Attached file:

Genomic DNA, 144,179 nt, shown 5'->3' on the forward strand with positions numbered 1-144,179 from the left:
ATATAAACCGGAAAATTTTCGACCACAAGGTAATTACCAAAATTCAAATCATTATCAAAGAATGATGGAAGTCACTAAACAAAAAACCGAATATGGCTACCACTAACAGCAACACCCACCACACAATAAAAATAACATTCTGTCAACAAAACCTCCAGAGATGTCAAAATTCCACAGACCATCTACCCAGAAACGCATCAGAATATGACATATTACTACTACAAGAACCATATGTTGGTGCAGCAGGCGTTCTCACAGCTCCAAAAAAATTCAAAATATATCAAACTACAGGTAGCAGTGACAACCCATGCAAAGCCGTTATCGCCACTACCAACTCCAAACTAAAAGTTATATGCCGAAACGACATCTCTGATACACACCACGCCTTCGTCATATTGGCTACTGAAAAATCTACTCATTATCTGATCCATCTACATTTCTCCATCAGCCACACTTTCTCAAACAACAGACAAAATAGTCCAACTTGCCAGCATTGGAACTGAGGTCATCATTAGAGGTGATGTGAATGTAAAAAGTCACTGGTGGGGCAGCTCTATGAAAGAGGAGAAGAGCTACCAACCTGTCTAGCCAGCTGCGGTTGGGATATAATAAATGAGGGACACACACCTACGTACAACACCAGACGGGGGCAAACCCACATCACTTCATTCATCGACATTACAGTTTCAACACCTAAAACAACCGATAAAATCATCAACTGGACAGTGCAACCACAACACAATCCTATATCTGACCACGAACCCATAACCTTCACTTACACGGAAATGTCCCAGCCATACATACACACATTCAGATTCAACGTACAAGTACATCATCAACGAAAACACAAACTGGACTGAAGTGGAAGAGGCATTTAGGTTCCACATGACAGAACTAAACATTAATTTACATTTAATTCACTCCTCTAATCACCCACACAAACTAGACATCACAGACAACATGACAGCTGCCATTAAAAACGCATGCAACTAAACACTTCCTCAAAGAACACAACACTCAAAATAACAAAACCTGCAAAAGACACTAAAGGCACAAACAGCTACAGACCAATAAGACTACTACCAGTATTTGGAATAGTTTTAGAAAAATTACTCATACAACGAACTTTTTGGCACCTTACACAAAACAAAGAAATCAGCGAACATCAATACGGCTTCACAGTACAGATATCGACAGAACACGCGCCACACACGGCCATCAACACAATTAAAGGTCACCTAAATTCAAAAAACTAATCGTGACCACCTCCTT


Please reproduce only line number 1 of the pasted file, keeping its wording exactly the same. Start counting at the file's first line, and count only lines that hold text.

Genomic DNA, 144,179 nt, shown 5'->3' on the forward strand with positions numbered 1-144,179 from the left: